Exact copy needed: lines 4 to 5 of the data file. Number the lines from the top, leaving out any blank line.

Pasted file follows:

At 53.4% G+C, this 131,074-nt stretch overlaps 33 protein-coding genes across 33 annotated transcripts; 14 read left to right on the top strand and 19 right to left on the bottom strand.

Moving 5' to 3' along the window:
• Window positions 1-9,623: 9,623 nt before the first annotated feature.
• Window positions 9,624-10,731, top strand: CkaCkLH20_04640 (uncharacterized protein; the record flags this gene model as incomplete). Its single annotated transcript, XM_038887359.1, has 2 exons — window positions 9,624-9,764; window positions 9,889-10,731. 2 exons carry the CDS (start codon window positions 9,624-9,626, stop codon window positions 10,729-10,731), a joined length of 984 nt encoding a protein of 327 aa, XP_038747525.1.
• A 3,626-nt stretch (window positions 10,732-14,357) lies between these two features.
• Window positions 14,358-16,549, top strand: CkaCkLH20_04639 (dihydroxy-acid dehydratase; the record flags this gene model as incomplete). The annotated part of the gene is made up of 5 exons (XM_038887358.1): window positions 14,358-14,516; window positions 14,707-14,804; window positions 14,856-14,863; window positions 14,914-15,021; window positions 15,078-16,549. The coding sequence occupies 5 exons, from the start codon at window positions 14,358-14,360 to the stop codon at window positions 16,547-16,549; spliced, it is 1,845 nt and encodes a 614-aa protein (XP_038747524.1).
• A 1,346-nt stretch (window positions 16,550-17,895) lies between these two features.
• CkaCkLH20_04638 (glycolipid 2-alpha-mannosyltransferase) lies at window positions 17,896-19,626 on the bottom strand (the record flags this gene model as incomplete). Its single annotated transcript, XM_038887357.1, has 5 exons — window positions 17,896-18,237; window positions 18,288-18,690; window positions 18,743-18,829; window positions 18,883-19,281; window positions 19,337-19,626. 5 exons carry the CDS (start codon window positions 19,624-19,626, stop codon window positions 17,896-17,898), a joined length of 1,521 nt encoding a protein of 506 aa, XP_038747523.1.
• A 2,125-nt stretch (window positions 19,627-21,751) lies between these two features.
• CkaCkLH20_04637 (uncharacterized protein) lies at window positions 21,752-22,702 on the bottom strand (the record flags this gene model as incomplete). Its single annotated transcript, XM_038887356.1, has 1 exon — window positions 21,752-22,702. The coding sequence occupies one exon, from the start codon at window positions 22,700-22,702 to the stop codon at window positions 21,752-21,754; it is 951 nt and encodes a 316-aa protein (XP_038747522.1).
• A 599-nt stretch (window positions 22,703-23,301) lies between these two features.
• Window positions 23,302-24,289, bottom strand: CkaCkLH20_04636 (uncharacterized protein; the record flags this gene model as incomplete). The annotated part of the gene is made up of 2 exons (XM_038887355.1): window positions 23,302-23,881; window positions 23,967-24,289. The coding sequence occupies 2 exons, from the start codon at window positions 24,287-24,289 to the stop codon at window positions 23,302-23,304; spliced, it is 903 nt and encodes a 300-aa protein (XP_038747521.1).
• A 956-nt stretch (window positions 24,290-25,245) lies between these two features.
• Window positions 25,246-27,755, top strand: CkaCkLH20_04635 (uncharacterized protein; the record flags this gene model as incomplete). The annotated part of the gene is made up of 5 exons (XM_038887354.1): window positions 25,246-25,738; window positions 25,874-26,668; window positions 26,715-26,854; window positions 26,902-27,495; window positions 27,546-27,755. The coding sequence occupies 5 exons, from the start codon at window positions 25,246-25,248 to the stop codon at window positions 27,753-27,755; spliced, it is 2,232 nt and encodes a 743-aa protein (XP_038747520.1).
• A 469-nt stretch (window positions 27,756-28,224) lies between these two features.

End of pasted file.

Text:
• Window positions 9,624-10,731, top strand: CkaCkLH20_04640 (uncharacterized protein; the record flags this gene model as incomplete). Its single annotated transcript, XM_038887359.1, has 2 exons — window positions 9,624-9,764; window positions 9,889-10,731. 2 exons carry the CDS (start codon window positions 9,624-9,626, stop codon window positions 10,729-10,731), a joined length of 984 nt encoding a protein of 327 aa, XP_038747525.1.
• A 3,626-nt stretch (window positions 10,732-14,357) lies between these two features.